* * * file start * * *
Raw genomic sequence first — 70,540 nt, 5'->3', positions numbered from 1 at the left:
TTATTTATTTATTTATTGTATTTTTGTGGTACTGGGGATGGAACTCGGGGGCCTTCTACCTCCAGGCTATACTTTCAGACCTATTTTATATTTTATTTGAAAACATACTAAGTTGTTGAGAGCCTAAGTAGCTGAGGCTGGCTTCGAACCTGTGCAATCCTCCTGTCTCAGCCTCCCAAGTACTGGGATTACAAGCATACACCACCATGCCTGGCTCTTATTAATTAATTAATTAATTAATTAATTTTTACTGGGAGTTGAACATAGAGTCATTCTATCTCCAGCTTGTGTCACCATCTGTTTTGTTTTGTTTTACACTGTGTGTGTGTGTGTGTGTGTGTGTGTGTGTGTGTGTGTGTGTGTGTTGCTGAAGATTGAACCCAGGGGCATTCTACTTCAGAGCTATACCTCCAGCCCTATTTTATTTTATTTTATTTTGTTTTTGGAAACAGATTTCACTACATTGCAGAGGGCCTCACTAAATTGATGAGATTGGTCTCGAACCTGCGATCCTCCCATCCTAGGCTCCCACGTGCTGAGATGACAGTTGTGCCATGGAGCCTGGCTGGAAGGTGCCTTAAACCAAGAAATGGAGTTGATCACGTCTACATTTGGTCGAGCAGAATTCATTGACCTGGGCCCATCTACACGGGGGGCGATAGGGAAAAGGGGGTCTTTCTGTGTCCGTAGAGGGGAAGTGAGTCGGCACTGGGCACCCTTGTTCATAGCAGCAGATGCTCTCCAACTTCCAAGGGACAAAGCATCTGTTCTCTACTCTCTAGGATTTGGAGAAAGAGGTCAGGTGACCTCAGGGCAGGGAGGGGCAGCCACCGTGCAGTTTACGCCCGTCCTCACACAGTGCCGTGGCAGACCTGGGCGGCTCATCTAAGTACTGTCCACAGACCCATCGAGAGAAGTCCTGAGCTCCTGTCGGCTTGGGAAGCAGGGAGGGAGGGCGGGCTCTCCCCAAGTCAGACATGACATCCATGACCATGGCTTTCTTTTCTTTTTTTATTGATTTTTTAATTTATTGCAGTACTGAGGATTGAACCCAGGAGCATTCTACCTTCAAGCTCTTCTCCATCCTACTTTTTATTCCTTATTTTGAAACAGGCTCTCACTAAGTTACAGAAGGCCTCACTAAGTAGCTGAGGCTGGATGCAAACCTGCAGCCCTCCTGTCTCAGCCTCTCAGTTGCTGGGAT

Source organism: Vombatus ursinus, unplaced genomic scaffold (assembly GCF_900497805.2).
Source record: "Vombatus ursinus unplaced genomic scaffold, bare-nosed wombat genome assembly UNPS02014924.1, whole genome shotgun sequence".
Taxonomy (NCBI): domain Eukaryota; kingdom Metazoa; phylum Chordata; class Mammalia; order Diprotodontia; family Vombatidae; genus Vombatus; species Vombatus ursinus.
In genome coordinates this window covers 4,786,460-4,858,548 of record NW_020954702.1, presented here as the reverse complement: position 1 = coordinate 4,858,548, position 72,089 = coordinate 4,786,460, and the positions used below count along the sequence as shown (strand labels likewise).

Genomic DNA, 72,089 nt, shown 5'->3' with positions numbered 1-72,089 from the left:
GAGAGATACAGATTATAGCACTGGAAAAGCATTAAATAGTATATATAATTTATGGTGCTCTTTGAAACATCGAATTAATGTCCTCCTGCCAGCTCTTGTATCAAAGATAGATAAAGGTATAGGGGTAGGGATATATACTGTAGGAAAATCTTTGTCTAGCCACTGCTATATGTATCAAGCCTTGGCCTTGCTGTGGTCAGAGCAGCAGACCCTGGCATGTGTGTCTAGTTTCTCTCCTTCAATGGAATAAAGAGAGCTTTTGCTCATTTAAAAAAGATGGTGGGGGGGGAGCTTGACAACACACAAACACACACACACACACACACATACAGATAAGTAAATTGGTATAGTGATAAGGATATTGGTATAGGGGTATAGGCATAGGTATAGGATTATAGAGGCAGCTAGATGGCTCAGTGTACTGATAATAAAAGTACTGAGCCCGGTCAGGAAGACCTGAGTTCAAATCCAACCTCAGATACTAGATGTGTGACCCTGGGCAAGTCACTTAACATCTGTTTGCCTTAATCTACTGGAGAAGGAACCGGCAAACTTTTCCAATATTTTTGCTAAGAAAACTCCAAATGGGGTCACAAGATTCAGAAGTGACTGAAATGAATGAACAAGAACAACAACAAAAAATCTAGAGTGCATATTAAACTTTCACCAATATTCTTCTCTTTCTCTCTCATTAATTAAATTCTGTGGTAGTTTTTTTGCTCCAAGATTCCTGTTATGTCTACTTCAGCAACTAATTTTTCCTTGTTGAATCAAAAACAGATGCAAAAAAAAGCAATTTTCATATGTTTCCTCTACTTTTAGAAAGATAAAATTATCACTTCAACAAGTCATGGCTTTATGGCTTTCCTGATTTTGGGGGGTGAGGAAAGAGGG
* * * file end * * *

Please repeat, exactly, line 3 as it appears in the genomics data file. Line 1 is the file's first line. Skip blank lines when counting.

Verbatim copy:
Source organism: Vombatus ursinus, unplaced genomic scaffold (assembly GCF_900497805.2).